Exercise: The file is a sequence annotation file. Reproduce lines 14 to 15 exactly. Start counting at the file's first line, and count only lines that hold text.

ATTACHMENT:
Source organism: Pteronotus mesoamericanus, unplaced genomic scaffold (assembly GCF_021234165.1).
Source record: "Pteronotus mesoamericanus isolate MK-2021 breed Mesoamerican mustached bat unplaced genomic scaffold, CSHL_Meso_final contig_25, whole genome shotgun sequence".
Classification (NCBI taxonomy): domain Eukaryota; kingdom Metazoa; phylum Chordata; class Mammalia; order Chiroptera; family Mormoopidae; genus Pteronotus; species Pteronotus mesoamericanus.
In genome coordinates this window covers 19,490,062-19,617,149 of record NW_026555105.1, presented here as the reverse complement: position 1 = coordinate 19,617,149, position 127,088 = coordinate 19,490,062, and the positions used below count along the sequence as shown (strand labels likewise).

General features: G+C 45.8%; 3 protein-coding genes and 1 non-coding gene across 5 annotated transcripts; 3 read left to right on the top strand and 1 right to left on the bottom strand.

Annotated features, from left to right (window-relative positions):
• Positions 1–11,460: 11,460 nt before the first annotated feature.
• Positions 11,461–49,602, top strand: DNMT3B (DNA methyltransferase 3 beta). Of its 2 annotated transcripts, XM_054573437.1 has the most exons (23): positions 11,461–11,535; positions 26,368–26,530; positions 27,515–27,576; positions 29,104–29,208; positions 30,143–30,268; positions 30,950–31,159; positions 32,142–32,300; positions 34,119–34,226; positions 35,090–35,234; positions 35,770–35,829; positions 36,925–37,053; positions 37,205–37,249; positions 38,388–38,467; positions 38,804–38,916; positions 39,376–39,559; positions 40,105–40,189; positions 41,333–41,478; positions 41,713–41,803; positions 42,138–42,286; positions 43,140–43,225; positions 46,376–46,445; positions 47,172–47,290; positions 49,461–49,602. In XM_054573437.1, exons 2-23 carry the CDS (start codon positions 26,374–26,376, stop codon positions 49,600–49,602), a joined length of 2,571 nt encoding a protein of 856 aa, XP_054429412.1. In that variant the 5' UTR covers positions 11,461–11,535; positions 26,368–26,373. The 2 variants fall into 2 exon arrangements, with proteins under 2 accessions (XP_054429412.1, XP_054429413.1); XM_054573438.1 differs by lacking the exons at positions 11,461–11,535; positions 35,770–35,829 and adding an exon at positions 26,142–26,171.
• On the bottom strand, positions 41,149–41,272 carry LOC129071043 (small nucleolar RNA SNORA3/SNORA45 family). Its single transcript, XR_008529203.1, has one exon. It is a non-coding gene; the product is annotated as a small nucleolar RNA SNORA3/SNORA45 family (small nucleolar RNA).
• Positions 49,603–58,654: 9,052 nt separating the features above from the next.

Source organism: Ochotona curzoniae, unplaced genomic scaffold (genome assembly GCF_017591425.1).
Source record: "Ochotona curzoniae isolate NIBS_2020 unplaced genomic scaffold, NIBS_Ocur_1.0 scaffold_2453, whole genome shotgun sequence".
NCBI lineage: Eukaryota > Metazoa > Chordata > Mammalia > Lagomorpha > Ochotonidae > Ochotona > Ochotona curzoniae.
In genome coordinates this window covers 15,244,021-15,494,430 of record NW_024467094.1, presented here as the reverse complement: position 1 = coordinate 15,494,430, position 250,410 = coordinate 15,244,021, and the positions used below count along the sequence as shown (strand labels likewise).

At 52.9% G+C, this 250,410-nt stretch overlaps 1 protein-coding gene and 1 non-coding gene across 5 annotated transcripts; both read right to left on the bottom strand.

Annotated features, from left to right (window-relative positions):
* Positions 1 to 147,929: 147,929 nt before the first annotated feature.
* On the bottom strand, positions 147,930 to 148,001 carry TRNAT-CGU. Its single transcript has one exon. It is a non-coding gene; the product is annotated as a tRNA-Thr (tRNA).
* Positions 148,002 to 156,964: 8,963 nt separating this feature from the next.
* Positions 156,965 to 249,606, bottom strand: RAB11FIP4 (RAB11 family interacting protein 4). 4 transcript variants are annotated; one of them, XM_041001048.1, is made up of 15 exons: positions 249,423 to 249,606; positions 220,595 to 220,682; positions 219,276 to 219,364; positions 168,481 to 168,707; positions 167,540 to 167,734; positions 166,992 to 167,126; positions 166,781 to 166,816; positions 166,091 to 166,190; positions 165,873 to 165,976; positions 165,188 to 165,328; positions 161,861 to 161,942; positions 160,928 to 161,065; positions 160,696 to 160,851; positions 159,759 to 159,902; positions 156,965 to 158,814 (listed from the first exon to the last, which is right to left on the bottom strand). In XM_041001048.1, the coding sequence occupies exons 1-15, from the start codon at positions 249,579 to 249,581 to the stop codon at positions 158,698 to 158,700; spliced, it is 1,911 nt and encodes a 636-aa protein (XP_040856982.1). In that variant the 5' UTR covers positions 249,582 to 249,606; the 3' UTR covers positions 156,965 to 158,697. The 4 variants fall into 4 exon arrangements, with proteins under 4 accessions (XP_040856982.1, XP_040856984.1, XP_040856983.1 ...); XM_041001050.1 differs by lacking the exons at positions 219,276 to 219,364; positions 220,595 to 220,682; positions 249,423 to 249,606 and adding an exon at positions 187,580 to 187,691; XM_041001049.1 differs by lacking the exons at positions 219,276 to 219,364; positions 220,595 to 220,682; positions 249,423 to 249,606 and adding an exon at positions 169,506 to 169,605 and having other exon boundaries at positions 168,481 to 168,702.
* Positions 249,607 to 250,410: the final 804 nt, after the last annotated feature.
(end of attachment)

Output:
In genome coordinates this window covers 15,244,021-15,494,430 of record NW_024467094.1, presented here as the reverse complement: position 1 = coordinate 15,494,430, position 250,410 = coordinate 15,244,021, and the positions used below count along the sequence as shown (strand labels likewise).

At 52.9% G+C, this 250,410-nt stretch overlaps 1 protein-coding gene and 1 non-coding gene across 5 annotated transcripts; both read right to left on the bottom strand.